Photos with vivid colors always draw more attention than the ones with drab colors. Photoshop has a Saturation tool but I do not like it because it also boosts luminance, not only colors. You can give a very little boost to colors without making them unnatural. There is another and much better way to add colors to your images. To do that convert your image to Lab mode (Image -> Mode -> Lab Color). Now pay attention to Channels window (next to Layers). There are three channels: Lightness, a, b. We ignore lightness and work on with a and b. Select a and press Ctrl+L to open Levels tool. Now we can see the histogram we are already familiar with. To boost color you should move both black and white triangle inward by an equal amount. I prefer to write the values instead of 0 and 255 that are already there (10 and 245 for example). It must be equal amount from both sides, otherwise you not only boost but also modify the colors which we do not want. 10…25 from both sides is sufficient to get a noticeable effect. Repeat the same with b. Now check the result and compare it with the original. If you are not satisfied, go back and do it again with other values. Note that this modification suits well with some photos but definitely not with all of them. I apply it when my samples are colorful (bright green, red, and blue tones) but avoid it when just dark and light tones dominate because in the latter case this technique tends to amplify tones that really are not there in the first place to any noticeable extent. It only makes your almost black and white rocks or whatever you are photographing yellowish. Do not forget to go back to the RGB mode (Image -> Mode -> RGB Color) after you are done with this.
Shadows and highlights
Sometimes there is too much contrast in our photos. Dark shades and washed out reflective areas. Such photos are often beyond repair but if they need just a slight modification then you could try Image -> Adjustments -> Shadow/Highlights. It helps to brighten up shady areas and darken washed out areas. It is quite amazing tool but can be used only very modestly because shady areas become quickly very noisy and photos obtain somewhat unnatural look. “Noisy” means that there are lots of colorful pixels that really should not be there because they do not represent the real colors of the object we are photographing. Be careful with this tool and only use it when really needed. The same is true with what ever we do in Photoshop. It pays to be modest.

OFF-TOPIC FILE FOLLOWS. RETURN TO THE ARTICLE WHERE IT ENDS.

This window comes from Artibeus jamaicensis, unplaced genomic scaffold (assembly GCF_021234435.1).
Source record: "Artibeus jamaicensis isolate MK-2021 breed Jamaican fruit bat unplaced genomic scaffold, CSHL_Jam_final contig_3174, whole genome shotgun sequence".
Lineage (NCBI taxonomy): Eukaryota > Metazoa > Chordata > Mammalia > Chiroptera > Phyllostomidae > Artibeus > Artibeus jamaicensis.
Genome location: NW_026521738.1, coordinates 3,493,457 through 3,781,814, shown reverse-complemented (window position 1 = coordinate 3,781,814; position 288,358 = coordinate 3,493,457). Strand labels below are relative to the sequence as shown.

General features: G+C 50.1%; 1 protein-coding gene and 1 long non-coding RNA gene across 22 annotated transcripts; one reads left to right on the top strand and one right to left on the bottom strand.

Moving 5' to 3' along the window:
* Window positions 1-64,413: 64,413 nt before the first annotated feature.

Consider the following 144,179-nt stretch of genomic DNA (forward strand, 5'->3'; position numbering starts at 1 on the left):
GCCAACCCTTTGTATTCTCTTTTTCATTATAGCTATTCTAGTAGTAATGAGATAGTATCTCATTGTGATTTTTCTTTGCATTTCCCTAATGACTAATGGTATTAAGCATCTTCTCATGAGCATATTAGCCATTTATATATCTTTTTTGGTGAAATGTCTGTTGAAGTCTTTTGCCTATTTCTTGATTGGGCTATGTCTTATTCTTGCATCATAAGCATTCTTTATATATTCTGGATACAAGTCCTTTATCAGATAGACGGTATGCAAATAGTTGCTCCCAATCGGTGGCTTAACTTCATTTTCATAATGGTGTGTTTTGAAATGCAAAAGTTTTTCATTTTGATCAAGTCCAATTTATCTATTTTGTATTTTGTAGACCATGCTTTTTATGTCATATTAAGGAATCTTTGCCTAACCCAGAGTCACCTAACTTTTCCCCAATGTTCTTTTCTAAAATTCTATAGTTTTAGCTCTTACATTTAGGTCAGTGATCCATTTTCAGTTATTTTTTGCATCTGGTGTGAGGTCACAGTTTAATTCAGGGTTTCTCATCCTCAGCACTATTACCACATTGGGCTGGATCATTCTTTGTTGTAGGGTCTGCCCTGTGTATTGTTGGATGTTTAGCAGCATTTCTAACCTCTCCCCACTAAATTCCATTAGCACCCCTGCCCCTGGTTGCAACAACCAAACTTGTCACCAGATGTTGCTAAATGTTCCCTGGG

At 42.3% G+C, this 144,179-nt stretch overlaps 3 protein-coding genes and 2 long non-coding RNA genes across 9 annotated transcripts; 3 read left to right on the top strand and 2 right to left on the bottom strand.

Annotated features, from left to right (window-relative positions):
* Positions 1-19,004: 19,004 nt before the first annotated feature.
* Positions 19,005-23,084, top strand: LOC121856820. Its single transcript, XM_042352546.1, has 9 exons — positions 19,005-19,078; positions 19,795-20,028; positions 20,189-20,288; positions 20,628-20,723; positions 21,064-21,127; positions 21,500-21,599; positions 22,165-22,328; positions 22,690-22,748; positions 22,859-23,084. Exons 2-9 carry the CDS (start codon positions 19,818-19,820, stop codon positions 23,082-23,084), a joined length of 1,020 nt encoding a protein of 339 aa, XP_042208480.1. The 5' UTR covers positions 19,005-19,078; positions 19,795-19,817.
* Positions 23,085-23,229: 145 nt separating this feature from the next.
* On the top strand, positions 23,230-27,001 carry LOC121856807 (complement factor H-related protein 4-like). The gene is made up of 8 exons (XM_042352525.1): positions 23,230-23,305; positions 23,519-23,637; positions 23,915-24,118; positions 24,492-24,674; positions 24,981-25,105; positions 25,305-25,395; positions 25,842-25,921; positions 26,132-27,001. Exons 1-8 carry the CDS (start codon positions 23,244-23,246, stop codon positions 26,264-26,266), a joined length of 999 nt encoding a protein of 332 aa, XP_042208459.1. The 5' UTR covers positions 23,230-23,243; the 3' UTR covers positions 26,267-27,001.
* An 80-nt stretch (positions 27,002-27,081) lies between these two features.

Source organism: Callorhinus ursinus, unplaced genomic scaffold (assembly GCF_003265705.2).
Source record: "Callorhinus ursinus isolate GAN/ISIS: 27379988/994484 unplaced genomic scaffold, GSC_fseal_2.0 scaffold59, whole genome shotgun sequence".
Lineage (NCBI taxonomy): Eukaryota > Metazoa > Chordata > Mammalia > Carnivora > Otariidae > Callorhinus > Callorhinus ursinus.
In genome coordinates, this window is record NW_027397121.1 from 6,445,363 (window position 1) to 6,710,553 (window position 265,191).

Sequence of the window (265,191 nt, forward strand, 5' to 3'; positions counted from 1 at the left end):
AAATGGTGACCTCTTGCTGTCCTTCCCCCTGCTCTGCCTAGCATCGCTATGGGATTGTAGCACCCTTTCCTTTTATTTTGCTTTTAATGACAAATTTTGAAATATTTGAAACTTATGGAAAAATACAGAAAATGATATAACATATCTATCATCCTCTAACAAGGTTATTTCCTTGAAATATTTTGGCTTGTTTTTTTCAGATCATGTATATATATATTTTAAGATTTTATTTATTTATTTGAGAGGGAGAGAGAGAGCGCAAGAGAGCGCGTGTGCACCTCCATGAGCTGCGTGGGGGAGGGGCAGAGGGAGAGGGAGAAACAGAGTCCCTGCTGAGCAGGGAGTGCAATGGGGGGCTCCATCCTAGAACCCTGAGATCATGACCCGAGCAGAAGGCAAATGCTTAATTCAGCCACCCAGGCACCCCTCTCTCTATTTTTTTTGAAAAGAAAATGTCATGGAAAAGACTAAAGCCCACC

I described in the previous post how I isolate an object on an image on white. It is often needed to pay attention to the outline after doing it because it may be too sharp and becomes disturbingly noticeable. To make it look better, zoom in and choose Blur tool (R) with a small brush size (10-15 pixels) and wipe over the sharpest parts of the outline. After you have done that there is much smaller chance that someone will complain about unnatural outlines of your cut-out objects. Here it is also very important to have a white background if you intend to isolate your image on white. If it is not then you are bound to waste lots of time trying to make the outline look natural.
I have one more recommendation. If you are using SLR then you can set your camera to record both JPG and RAW formats. Do it because RAW gives you much more flexibility later. You can easily modify white balance, correct exposure, etc. If you have only JPG then you are very restricted in your options. Every time you enhance your photo in one area, you have to give in in another. The only drawback of RAW is its file size but nowadays it is not a real problem anymore.
If you are still reading then perhaps you are also interested in my macro photo tutorial: How to take good macro photos.